Possible Risk Factors to Consider Before PRLT

One of the first factors for risk to be considered is a patient’s bone marrow condition in the event there is severe bone marrow depression due to the following:

  • Disseminated metastases
  • Previous irradiation of spine or pelvis
  • Concurrent chemotherapy – allow 6 wk before PRLT
  • Getting Ra-223 therapy – allow 2-3 months before PRLT

Other risk factors to consider:

If patient has severe anemia – correct with transfusion of packed red blood cells before PRLT

If patient has severe renal insufficiency

If patient has a fixed post-renal obstruction, corrected by ureteral stenting or percutaneous nephrostomy before PRLT.


What are the Side Effects?

Each patient is different in terms of how they react to PRLT, but there are some side-effects that are more commonly and less commonly observed among patients. The duration of these side effects can vary greatly from a few hours to many days. Patients getting PRLT should probably consider having some medications on hand for nausea and pain to be taken on the return trip to their home. Typically if a patient expriences nausea, vomiting or pain during the actual administration of the PRLT, then medication is immediately provided to the patient.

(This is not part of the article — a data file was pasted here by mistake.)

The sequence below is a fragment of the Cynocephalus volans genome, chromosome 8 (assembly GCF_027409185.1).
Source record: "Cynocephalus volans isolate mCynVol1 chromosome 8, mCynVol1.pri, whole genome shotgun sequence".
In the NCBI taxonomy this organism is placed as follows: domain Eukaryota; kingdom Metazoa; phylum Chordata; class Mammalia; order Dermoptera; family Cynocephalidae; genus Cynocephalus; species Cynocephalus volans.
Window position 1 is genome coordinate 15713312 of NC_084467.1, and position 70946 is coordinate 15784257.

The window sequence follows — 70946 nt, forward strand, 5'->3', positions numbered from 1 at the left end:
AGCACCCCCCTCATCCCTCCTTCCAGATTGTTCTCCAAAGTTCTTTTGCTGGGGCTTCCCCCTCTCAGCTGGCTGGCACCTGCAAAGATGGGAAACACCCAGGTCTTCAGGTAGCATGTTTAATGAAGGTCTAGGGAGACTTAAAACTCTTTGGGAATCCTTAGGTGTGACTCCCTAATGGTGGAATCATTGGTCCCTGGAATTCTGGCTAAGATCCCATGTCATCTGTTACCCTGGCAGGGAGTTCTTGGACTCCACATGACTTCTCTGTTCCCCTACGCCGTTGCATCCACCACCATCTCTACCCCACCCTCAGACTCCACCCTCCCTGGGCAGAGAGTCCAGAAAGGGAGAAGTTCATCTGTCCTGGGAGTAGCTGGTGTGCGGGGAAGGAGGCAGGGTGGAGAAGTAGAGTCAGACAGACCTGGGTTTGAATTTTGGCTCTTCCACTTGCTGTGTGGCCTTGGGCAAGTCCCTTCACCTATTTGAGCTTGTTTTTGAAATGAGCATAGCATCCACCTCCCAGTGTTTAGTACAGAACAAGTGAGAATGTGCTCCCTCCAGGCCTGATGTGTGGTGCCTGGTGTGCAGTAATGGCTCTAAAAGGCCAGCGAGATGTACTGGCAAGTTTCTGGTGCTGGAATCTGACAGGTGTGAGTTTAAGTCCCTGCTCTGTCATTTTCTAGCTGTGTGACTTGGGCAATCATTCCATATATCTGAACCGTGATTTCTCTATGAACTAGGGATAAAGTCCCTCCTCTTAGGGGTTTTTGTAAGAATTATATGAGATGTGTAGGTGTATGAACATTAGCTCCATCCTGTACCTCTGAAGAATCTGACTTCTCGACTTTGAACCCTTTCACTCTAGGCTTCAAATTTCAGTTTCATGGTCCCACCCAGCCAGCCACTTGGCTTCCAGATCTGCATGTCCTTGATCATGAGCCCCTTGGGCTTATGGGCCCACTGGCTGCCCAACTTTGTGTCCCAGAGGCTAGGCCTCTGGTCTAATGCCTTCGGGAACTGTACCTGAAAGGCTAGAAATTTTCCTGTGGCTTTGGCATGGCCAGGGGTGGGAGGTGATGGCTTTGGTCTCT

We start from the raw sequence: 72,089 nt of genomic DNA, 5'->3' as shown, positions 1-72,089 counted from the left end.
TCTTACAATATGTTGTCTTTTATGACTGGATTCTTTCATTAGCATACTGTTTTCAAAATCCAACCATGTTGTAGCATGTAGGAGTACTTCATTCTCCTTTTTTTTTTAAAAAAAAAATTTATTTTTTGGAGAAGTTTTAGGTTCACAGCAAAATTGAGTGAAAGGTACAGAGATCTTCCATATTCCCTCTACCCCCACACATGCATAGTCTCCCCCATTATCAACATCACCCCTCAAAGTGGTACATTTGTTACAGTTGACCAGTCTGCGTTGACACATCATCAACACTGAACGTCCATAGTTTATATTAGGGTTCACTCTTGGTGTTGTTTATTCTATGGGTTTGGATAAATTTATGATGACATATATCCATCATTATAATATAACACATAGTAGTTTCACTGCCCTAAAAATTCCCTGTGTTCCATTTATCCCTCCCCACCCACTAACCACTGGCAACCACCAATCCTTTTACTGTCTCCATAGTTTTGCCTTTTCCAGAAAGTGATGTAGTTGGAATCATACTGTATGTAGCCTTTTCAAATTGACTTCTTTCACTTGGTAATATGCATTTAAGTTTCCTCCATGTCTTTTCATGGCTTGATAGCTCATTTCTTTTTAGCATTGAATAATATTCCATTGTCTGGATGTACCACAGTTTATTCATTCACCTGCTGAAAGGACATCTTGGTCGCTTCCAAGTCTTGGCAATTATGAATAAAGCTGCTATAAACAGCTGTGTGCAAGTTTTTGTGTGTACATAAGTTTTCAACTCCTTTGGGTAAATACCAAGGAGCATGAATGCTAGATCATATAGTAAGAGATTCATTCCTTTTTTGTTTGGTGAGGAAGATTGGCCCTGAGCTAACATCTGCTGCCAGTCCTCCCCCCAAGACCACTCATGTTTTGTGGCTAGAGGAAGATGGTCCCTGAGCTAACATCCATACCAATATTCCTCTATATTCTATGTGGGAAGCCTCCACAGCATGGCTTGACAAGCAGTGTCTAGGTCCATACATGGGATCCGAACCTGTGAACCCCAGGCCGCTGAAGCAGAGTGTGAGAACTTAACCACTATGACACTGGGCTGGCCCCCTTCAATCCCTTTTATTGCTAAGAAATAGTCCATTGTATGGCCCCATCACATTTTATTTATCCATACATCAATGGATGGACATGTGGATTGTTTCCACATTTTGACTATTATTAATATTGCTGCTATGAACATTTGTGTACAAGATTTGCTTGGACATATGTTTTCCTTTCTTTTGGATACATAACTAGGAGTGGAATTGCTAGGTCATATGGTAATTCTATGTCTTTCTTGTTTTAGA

The More Common Side-effects are:

• Nausea

• Vomiting

• Abdominal discomfort or pain

The Less Common Side-effects are:

• Subacute hematological toxicity

• Temporary hair loss

In some cases there is delayed toxicity to the kidneys and renal insufficiency can be experienced. Unlike the use of Lu-177 for NETs cancer, application for PRLT does not appear to affect the kidneys. 

Serious hematologic toxicity is rare.